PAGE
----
South Korea was not always the prosperous, democratic country it is now. Just a few decades ago in the late seventies, it was relatively poor and ruled by a harsh authoritarian regime desperate to catch up with the West while cracking down on any form of public dissent. This is the turbulent backdrop against which Everything Belongs to Us by Yoojin Grace Wuertz takes place.

The burdens of immigrant life in Japan provide the meat of Min Jin Lee’s new novel Pachinko. Spanning five generations, Pachinko is the arresting tale of a Korean family which emigrated to Japan and is a welcome and timely publication dealing with the fraughtness of colonial and immigrant experiences. Although such scope might make one think of a sprawling, Tolstoyean narrative, Lee maintains a taut, narrow focus, unraveling the uniqueness of her characters while providing a deeply satisfying attention to detail.

If Mannequin is any evidence, Ch’oe Yun is a writer’s writer. This 2003 novel, only now released in English translation, is a dreamlike reflection on beauty and human existence.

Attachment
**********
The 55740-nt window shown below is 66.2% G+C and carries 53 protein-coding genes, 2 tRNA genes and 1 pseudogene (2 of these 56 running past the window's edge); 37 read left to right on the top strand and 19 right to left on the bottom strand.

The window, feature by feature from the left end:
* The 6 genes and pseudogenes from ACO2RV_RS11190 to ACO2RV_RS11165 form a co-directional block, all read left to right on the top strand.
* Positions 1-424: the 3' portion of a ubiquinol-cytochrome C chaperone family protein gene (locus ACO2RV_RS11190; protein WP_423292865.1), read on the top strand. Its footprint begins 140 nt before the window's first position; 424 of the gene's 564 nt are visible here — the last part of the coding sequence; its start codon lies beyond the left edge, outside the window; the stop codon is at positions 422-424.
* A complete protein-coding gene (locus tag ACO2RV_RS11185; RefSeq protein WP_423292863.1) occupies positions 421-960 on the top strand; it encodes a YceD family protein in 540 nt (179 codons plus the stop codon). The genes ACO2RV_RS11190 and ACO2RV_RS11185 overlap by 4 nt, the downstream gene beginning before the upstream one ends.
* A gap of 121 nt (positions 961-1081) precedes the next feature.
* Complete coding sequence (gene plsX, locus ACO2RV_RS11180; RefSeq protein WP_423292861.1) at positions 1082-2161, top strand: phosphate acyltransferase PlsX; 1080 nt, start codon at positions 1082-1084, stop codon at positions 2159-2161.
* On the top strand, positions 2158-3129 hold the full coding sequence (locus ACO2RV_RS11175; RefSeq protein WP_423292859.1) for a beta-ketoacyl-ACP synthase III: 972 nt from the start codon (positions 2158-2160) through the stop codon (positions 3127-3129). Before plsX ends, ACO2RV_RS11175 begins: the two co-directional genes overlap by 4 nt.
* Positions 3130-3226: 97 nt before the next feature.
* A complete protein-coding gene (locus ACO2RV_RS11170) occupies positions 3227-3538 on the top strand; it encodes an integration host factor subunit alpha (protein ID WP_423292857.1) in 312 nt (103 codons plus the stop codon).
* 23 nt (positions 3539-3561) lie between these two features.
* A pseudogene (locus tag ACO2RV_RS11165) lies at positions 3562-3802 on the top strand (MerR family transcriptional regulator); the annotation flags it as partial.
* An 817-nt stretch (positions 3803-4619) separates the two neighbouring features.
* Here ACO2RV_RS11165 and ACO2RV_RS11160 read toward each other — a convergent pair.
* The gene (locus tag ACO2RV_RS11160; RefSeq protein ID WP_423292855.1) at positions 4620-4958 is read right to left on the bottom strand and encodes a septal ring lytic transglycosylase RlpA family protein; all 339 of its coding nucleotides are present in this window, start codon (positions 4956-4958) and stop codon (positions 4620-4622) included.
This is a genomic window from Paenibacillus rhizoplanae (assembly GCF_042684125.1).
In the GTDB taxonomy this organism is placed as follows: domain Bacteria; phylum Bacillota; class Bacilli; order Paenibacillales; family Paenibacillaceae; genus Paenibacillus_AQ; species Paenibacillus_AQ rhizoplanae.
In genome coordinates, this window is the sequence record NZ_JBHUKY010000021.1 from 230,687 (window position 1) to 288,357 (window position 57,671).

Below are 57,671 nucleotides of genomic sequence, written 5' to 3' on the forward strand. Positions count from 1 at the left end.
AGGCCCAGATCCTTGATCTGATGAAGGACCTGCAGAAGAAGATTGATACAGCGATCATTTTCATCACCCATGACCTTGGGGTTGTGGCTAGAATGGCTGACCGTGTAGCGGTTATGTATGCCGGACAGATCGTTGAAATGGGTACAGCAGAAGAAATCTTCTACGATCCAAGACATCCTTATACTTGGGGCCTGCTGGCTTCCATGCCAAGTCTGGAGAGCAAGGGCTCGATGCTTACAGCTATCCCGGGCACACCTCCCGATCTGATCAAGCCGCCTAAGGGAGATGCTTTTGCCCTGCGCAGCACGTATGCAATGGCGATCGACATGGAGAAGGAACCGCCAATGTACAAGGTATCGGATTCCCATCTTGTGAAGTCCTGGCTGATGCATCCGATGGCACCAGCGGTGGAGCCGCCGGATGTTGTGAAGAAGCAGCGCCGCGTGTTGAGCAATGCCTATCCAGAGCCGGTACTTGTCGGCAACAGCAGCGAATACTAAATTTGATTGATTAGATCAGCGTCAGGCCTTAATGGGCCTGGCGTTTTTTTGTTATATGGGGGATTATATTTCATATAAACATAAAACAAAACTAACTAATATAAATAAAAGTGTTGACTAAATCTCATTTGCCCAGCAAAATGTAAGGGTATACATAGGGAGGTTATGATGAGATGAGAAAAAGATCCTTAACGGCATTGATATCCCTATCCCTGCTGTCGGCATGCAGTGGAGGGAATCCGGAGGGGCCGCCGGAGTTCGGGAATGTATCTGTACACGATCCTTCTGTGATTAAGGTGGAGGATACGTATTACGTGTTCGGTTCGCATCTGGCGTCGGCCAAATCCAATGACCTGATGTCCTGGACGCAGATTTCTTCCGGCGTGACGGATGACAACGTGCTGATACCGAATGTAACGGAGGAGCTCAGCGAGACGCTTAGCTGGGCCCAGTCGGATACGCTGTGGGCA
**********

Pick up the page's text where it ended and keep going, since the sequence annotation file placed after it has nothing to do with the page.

Both challenging and subtle in construction, the novel deals in impressions rather than plot. The story, to which atmosphere clings like mist on a hillside, centers around Jini, a young (teenage) advertising model and the mannequin of the title. A commercial success, she has been been used to promote products since she was a baby, lifting her family out of poverty in the process. Cherished yet controlled, she finally throws it all over and runs away.

Last year, Korean literature burst into English-language consciousness when Han Kang’s The Vegetarian won the Man Booker International Prize. The process began earlier, of course: Kyung-sook Shin had won the Man Asian Literary Prize a few years previously. But this is nevertheless a phenomenon of relatively recent vintage.

Not everyone can be a Han Kang, and there aren’t many major literary prizes which take works in translation, so it’s a good thing that Dalkey Archive Press is plugging with away with translations of other important Korean writers.

Discussions on the so-called “rise” of China at some point tend to cycle ’round to the question as to whether these developments are new or instead herald a return to a status quo ante, a consideration which depends in no small part as what that status quo actually was. That China was dominant in East Asia at least until the 19th century is subject to hardly any debate; there is less consensus as to what that dominance consisted of and whence it derived.